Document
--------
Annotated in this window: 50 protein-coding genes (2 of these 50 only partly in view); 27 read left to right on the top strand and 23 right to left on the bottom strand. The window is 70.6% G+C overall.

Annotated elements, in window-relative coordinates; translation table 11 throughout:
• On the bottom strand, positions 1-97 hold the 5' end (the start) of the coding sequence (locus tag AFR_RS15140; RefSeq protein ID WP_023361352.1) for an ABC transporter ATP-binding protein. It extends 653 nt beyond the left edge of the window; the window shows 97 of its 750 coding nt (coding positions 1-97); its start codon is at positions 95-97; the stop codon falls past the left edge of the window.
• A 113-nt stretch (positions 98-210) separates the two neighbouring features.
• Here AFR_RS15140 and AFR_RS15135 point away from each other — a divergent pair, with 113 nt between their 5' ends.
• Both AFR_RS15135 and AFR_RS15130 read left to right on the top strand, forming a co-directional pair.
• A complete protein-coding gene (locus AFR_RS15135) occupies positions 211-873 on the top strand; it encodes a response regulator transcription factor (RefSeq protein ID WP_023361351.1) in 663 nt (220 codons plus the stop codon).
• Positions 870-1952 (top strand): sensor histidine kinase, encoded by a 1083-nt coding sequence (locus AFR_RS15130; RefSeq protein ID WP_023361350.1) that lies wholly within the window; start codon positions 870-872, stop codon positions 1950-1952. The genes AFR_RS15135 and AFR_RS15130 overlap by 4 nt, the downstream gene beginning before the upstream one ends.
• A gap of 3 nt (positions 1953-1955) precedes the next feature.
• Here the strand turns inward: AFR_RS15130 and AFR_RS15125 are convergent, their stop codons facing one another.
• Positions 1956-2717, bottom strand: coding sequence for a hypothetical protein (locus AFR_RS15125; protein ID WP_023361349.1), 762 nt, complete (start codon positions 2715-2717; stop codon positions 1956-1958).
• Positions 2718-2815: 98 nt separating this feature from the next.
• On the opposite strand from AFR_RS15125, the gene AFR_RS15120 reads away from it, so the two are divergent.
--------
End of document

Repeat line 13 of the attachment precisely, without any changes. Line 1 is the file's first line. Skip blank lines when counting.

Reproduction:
• On the opposite strand from AFR_RS15125, the gene AFR_RS15120 reads away from it, so the two are divergent.